Thirty-nine years ago, Froilan Sariego was a young man of 23 when he first started working as a clerk at the Calauit Safari Park in Northern Palawan.
“I really wanted to pursue my studies in Manila, but my uncle advised me against leaving town. He said,’ mayroon nang trabaho dito aalis ka pa?” recalled Sariego, who then lived in the adjacent town of New Busuanga.
The Marcos government had just forged an agreement with the International Union for the Conservation of Nature to set up a temporary reservoir for native African animal species.
“The (Kenyan) government was desperate in looking for place where they can relocate some of their animals and preserve since there was a civil war and unabated poaching had drastically affected their native species,” he said.
It was in Calauit where he met his wife Dolly, who was then also aspiring to find her future in environment work.
“We were a bit adventurous then, but we really wanted to succeed in our newfound career,” he said.
While Froilan was basically involved in office work, he would help her in her chores at the farm.
A year later later, they decided to get married and, a family right in the farm. “We never talked about the future since we enjoyed our work,” he said.
Today, the Calauit Safari Farm has become one of the main ecotourism draws among visitors to Coron. Froilan is now the park manager, a post he has held since 1997.
Jimkirk, one of their five children, 27-year-old Jimkirk has decided to stay in the island to help his parents oversee the farm, which is responsible for drawing more visitors to Coron.
According to Dolly, they are also preparing for their retirement their in a few years. The couple already brought a small place in Puerto Princesa, where their other children are now staying.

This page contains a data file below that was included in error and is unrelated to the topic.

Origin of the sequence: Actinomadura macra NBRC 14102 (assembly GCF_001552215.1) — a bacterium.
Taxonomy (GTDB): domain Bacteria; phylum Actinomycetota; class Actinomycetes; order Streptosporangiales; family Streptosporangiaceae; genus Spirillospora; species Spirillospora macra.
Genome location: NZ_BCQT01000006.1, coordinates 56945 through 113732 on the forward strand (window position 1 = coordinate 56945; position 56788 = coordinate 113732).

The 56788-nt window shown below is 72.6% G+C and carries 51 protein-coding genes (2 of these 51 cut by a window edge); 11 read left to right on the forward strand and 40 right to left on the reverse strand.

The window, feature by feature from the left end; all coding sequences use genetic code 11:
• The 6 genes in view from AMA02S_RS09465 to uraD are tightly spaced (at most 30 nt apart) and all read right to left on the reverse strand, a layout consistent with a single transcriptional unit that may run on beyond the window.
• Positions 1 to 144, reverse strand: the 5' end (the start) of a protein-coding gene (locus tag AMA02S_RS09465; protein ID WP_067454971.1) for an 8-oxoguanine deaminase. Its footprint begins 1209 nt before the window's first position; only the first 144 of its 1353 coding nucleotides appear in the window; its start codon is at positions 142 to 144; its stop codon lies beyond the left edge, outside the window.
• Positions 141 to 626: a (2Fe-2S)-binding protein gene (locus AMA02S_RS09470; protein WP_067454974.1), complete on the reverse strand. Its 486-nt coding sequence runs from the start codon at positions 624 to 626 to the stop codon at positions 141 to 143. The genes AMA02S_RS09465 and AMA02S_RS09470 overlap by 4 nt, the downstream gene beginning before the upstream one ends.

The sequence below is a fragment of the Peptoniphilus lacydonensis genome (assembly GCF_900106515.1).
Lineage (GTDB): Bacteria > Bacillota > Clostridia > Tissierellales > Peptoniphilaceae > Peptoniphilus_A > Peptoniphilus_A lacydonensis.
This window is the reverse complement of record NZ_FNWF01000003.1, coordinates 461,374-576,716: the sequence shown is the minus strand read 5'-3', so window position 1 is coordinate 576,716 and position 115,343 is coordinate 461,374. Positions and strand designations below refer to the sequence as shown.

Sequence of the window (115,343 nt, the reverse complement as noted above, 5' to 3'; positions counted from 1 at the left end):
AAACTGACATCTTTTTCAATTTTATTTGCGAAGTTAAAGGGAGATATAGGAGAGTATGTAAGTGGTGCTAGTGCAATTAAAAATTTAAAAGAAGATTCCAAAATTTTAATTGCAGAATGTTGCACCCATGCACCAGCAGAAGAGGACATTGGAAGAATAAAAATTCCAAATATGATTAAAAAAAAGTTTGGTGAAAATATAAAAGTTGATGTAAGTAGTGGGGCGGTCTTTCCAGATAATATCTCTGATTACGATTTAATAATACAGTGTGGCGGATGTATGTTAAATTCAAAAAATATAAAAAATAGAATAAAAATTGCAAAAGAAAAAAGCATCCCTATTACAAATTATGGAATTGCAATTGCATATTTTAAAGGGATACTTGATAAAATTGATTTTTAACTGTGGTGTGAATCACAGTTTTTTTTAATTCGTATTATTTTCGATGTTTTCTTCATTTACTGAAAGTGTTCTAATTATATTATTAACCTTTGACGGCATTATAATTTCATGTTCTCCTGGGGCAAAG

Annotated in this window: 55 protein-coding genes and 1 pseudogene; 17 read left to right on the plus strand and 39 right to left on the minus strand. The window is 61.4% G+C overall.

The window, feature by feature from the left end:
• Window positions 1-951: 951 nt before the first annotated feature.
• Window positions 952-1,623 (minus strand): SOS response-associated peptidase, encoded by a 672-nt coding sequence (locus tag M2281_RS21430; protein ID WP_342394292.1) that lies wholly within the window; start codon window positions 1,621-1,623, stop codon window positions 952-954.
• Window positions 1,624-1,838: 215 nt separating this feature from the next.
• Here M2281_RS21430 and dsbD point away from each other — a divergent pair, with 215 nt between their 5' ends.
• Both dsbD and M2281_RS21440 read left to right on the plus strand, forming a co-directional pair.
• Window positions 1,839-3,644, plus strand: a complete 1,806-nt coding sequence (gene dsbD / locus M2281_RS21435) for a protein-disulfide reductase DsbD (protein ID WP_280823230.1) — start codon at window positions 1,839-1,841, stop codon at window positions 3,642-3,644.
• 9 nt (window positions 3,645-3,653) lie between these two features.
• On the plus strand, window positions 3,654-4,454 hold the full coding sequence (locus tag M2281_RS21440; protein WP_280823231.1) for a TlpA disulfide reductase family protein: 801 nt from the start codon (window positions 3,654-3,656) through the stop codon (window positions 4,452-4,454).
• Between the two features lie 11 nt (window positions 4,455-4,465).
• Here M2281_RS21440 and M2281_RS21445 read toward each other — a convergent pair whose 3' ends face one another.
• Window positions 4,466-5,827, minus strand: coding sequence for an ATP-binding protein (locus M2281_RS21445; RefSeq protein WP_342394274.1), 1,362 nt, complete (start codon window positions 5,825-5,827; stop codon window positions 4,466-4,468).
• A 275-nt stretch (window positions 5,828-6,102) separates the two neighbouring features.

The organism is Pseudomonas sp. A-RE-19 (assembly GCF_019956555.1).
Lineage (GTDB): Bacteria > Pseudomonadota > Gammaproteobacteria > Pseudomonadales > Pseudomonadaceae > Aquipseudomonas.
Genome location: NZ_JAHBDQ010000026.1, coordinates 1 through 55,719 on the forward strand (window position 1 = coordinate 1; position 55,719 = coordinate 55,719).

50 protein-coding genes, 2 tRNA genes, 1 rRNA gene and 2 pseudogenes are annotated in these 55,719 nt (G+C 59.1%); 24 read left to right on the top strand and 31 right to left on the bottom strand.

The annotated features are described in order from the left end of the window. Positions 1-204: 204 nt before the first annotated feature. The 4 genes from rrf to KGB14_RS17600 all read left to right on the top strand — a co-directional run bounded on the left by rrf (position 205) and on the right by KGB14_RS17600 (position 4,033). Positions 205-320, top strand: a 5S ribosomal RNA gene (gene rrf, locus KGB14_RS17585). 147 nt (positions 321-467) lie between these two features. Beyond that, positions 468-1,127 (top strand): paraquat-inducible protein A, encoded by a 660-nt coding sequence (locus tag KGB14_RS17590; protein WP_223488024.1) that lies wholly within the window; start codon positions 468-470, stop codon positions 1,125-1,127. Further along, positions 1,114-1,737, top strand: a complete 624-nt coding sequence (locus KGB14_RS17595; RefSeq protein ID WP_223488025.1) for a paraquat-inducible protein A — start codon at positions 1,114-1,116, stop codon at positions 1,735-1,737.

“It’s really difficult for us to think about retirement. We have practically considered this place our home,” she said.
A visit to the park usually comes bundled with island-hopping activities and despite the limited manpower, the staff always welcomes visitors with a smile on their faces and loads of information to share about the various animals that may be found in the park.
For a fee of P200 for locals and P400 for foreigners, visitors can roam around the island and feed the giraffes, watch the zebras and have their photographs taken with the deer at a safe distance. During their stay, they can marvel at the various animal species available on the island, much like an African Safari Adventure.
Froilan said that when the animals finally arrived in the island, the 256 families living in the island were asked by the government to transfer to the other islands so that Calauit may be devoted to the preserve.
The locals agreed and the construction for the office buildings began as well for the fencing to prepare for the coming of the animals.
Originally, 15 heads of giraffe, 15 zebras, 12 waterbucks, 12 goosebacks, 11 elands, 10 topi, and 11 gazelle were transported from in a barge from Nairobi, Kenya. The animals travelled for 15 days before reaching their new home.
“This was originally called Calauit Game Preserve and Wildlife Sanctuary, and it was March 4, 1977 when President Marcos himself released the animals from the crates,” Froilan recalled.
The Safari Farm underwent several changes of administration in the years that followed. There was a time that it was under the Palawan Council for Sustainable Development in the early 90s, and there was a time that it was supported by a foundation.
Through the years, it was also supported by the DENR before President Gloria Macapagal Arroyo transferred the authority to the provincial government because it had the funding to support the needs of the Safari Farm.
To Be Continued…